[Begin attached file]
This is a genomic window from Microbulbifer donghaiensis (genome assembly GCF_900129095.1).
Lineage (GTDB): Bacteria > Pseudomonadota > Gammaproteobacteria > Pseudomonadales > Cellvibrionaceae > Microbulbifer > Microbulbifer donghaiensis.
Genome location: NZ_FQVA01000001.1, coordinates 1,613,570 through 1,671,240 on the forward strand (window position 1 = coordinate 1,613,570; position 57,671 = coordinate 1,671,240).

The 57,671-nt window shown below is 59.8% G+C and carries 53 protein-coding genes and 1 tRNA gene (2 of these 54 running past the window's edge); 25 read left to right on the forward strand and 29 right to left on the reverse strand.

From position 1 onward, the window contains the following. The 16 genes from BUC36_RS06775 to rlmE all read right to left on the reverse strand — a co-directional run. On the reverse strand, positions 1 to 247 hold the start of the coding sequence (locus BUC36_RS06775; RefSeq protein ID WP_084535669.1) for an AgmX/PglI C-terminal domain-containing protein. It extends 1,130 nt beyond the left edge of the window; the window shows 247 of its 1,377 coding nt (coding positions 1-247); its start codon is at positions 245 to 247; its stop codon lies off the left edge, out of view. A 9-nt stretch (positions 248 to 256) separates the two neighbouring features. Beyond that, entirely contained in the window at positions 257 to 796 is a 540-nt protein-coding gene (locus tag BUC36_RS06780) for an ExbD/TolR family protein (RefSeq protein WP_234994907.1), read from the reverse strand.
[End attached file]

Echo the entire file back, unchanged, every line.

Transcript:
This is a genomic window from Microbulbifer donghaiensis (genome assembly GCF_900129095.1).
Lineage (GTDB): Bacteria > Pseudomonadota > Gammaproteobacteria > Pseudomonadales > Cellvibrionaceae > Microbulbifer > Microbulbifer donghaiensis.
Genome location: NZ_FQVA01000001.1, coordinates 1,613,570 through 1,671,240 on the forward strand (window position 1 = coordinate 1,613,570; position 57,671 = coordinate 1,671,240).

The 57,671-nt window shown below is 59.8% G+C and carries 53 protein-coding genes and 1 tRNA gene (2 of these 54 running past the window's edge); 25 read left to right on the forward strand and 29 right to left on the reverse strand.

From position 1 onward, the window contains the following. The 16 genes from BUC36_RS06775 to rlmE all read right to left on the reverse strand — a co-directional run. On the reverse strand, positions 1 to 247 hold the start of the coding sequence (locus BUC36_RS06775; RefSeq protein ID WP_084535669.1) for an AgmX/PglI C-terminal domain-containing protein. It extends 1,130 nt beyond the left edge of the window; the window shows 247 of its 1,377 coding nt (coding positions 1-247); its start codon is at positions 245 to 247; its stop codon lies off the left edge, out of view. A 9-nt stretch (positions 248 to 256) separates the two neighbouring features. Beyond that, entirely contained in the window at positions 257 to 796 is a 540-nt protein-coding gene (locus tag BUC36_RS06780) for an ExbD/TolR family protein (RefSeq protein WP_234994907.1), read from the reverse strand.